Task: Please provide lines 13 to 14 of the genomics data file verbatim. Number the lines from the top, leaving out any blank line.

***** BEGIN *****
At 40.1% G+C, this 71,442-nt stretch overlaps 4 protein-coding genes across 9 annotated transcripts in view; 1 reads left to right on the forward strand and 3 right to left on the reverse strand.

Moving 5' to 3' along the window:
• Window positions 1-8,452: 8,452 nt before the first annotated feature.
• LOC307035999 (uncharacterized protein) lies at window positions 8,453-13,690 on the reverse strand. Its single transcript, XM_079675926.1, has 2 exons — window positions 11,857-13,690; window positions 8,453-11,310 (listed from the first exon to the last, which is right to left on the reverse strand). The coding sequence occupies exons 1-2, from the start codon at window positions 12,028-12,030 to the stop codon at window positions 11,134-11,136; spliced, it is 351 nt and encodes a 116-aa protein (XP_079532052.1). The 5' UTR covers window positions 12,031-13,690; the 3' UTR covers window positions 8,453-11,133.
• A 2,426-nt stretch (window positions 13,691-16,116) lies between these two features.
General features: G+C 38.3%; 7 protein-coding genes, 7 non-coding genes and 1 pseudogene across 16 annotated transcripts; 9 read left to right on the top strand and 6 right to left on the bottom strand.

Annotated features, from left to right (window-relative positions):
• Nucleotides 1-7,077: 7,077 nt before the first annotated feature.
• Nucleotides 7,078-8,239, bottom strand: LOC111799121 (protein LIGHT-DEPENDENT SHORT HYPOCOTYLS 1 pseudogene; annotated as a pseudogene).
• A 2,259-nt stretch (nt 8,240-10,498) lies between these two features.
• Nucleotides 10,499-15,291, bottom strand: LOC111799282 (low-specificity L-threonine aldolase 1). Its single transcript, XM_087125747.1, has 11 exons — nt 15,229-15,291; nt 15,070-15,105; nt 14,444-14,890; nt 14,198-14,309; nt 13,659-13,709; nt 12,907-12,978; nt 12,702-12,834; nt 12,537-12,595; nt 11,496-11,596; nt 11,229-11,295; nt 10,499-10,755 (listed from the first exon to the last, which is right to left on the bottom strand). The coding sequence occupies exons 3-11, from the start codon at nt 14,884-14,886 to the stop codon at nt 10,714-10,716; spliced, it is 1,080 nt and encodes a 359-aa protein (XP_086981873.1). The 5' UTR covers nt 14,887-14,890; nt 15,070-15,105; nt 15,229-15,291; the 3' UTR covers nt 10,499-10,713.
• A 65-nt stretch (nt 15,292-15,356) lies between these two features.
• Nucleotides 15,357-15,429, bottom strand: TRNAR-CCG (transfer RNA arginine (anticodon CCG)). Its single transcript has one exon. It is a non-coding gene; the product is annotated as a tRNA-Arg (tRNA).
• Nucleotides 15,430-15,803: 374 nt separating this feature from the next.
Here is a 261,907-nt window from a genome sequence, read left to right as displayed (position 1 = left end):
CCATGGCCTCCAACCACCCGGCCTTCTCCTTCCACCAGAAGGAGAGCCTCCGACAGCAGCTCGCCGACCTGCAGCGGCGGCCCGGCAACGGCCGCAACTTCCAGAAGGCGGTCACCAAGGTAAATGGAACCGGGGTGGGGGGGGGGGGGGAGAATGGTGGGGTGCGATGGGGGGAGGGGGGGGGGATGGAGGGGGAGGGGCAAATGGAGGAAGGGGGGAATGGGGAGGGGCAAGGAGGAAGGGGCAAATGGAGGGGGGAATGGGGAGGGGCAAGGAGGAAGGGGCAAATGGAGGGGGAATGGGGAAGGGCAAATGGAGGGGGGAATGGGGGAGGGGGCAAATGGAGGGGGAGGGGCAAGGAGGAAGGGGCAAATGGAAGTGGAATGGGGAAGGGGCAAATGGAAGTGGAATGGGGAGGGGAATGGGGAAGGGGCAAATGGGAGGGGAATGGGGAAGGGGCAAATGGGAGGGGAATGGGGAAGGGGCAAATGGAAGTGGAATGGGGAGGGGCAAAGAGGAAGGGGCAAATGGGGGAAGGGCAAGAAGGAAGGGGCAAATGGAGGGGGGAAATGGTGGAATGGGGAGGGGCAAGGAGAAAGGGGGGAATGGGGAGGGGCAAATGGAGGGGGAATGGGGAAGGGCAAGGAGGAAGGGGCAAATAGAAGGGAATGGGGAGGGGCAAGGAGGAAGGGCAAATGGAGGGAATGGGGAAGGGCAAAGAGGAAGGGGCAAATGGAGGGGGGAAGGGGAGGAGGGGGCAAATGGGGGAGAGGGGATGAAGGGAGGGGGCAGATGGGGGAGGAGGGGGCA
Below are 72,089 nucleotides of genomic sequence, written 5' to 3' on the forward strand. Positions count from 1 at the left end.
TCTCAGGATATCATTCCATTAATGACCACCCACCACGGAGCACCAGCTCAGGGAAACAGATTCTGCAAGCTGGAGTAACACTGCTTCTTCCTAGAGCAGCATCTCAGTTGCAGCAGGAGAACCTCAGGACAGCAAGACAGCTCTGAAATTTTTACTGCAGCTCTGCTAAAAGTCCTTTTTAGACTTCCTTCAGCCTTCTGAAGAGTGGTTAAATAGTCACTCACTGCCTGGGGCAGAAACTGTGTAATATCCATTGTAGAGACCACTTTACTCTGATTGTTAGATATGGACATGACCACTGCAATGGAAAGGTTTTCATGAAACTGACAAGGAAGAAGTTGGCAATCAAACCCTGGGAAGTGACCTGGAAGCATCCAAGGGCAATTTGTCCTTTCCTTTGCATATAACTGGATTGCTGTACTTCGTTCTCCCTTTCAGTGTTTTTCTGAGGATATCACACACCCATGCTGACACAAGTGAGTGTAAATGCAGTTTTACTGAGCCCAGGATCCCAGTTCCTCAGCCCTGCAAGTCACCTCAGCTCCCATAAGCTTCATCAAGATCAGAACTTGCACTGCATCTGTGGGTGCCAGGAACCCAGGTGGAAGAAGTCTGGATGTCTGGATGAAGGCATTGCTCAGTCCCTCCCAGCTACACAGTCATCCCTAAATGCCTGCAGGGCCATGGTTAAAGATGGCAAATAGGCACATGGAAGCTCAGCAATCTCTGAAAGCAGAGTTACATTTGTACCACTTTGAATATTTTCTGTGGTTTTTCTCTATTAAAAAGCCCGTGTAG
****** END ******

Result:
• Nucleotides 15,357-15,429, bottom strand: TRNAR-CCG (transfer RNA arginine (anticodon CCG)). Its single transcript has one exon. It is a non-coding gene; the product is annotated as a tRNA-Arg (tRNA).
• Nucleotides 15,430-15,803: 374 nt separating this feature from the next.